Additionally, post-doc Karen Cameron and graduate student Kyla Choquette gave a presentation regarding their attempts to characterize the microbial communities below the Greenland ice sheet. They are collecting samples of sub-glacial meltwater in order to assess the influence of sub-glacial lithology and the contribution of microbes to sub-glacial weathering.

Local jökulhlaup

Wednesday, May 23rd, 2012

On 31 August 2007, a jökulhlaup (glacial outburst flood) was observed when a lake, dammed by ice from the Russell Glacier, suddenly burst and rapidly drained into the Watson River. The lake was approximately 25 m deep and released around 29,000,000 cubic meters of water with a maximum discharge of 540 cubic meters/second (Mernild et al., 2008). We were able to visit this site where the former elevation of the lake is still discernible.

Currently, the outflow is blocked again and the lake filling meaning that a similar event is likely in the future. Jökulhlaup’s typically originate from this area once every 8-10 years, with the last documented event before 2007 occurring in 1987 (Mernild et al., 2008). However, climatic warming is likely to affect the magnitude and frequency of these events in the future.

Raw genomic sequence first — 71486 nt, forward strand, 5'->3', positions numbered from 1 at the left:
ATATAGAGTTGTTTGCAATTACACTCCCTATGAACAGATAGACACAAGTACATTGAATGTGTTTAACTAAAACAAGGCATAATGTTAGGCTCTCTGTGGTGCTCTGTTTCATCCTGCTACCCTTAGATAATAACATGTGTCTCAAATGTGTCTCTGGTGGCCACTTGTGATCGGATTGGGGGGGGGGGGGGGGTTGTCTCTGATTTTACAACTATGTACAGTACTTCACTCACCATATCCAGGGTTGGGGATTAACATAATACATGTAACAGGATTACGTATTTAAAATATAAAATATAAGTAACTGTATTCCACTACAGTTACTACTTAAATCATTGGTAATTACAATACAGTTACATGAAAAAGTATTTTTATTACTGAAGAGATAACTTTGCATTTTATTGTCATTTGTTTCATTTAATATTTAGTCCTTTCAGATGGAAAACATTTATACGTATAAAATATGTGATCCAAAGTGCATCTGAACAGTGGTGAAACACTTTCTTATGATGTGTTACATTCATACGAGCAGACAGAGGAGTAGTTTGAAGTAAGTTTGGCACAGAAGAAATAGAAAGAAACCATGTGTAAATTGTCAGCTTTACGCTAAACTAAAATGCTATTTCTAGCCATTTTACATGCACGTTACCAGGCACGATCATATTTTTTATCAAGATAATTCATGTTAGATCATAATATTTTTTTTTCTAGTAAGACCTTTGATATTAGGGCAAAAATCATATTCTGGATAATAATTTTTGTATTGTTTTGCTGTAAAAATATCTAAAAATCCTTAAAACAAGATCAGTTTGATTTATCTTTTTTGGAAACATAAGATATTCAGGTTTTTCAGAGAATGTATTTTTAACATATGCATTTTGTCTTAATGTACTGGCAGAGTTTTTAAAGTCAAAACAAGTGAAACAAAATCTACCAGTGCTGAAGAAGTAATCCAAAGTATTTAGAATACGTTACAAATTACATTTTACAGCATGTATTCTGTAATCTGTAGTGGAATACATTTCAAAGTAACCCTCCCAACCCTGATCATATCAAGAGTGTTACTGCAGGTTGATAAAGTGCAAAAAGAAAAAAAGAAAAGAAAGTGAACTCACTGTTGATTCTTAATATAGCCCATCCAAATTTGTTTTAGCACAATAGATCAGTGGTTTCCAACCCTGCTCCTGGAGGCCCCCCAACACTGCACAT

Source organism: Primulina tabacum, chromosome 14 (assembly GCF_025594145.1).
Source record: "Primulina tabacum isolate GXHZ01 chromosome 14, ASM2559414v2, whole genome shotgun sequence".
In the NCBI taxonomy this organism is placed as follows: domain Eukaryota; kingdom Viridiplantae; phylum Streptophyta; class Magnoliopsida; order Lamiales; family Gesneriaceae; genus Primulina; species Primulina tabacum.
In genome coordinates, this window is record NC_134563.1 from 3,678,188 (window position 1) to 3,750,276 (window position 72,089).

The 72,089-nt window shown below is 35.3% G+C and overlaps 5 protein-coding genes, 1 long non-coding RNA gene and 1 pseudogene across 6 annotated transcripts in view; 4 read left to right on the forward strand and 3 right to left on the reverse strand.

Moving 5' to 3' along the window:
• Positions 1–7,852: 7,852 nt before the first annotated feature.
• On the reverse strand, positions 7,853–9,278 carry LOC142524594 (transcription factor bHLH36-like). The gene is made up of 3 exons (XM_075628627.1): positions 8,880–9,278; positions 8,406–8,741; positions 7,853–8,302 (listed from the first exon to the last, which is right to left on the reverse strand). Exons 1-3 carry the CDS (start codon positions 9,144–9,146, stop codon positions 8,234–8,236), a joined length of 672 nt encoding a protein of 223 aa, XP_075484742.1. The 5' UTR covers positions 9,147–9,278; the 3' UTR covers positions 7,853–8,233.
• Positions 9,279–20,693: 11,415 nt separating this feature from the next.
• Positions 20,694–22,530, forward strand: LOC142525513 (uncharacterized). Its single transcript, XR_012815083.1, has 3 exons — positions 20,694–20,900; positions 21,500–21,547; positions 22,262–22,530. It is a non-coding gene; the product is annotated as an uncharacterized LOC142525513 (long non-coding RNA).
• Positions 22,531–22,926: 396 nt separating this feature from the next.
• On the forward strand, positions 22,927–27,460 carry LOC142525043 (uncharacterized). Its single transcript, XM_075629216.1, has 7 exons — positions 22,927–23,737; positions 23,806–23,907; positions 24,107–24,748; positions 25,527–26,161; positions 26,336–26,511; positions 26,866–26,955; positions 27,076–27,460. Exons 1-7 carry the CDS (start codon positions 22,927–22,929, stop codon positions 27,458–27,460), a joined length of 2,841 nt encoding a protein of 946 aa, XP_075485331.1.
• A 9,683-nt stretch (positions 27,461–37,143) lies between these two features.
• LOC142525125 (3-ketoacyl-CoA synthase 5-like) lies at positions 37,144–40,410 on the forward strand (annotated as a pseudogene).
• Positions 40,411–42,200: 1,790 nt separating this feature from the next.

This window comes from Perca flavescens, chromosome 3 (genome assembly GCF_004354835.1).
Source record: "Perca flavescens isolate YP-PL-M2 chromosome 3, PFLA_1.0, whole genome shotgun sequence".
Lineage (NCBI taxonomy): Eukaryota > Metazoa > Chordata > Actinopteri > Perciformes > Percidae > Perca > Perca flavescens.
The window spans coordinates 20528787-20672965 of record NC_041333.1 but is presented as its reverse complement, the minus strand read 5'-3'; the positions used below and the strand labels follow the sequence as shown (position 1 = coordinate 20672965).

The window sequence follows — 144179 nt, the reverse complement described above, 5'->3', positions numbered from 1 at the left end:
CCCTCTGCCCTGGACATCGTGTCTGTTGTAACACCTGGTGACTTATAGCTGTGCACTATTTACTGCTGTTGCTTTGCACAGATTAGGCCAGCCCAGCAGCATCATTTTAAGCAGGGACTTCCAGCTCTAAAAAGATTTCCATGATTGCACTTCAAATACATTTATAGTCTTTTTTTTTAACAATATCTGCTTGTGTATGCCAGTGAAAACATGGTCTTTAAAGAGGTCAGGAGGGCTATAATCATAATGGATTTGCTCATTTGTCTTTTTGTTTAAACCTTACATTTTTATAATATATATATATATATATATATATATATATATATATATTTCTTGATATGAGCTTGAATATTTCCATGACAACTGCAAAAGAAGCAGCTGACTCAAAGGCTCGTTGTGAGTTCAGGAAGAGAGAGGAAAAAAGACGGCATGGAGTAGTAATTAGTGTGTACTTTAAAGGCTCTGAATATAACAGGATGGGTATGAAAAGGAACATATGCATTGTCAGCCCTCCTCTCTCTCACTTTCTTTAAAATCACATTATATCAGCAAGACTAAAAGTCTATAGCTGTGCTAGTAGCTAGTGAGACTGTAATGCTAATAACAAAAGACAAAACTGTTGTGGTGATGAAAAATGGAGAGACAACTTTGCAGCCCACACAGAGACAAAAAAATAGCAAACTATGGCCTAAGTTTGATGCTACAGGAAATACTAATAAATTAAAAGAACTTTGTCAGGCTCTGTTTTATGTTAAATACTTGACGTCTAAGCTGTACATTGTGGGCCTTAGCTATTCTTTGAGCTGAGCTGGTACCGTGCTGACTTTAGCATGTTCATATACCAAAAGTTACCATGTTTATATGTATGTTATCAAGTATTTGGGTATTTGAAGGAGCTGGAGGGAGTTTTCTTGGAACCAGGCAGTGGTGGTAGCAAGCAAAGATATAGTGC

It is Apparent

Wednesday, May 23rd, 2012

In Greenland, we have now observed many ecological and climate change phenomena that may only be read about in Kansas.  We not only notice the permanent retreat of the Greenland Ice Sheet that has happened since the last KU IGERT C-CHANGE group visited 2 years ago, but we are also able to see how community composition changes over time.  We can see change over time in biological communities since areas closest to the ice sheet recently became ice-free and areas further from the ice sheet have been ice-free for a longer amount of time.  As land becomes ice-free, biological communities become active and soil becomes a major biogeochemical player in the game of ecological succession.

As glaciers retreat they leave behind gravel deposits called moraines.  Younger moraines are populated with bacteria, fungi, and simple autotrophs.  As moraines become older, they become populated with lichens that both photosynthesize and fix nitrogen while breaking down moraines into smaller and smaller gravel.  As these areas are nitrogen limited (pretty much absent), plants that are able to fix nitrogen move in such as Alder trees.  Nitrogen fixation by these plants and the slow respiration of dead plant tissues improves soil conditions.  Total nitrogen increases in these soils.  As soil conditions further improve, other plant species that are competitively superior move in.  This is noticeable in Kangerlussuaq, Greenland by the large areas dominated by dwarf birch and gray-leaf willow.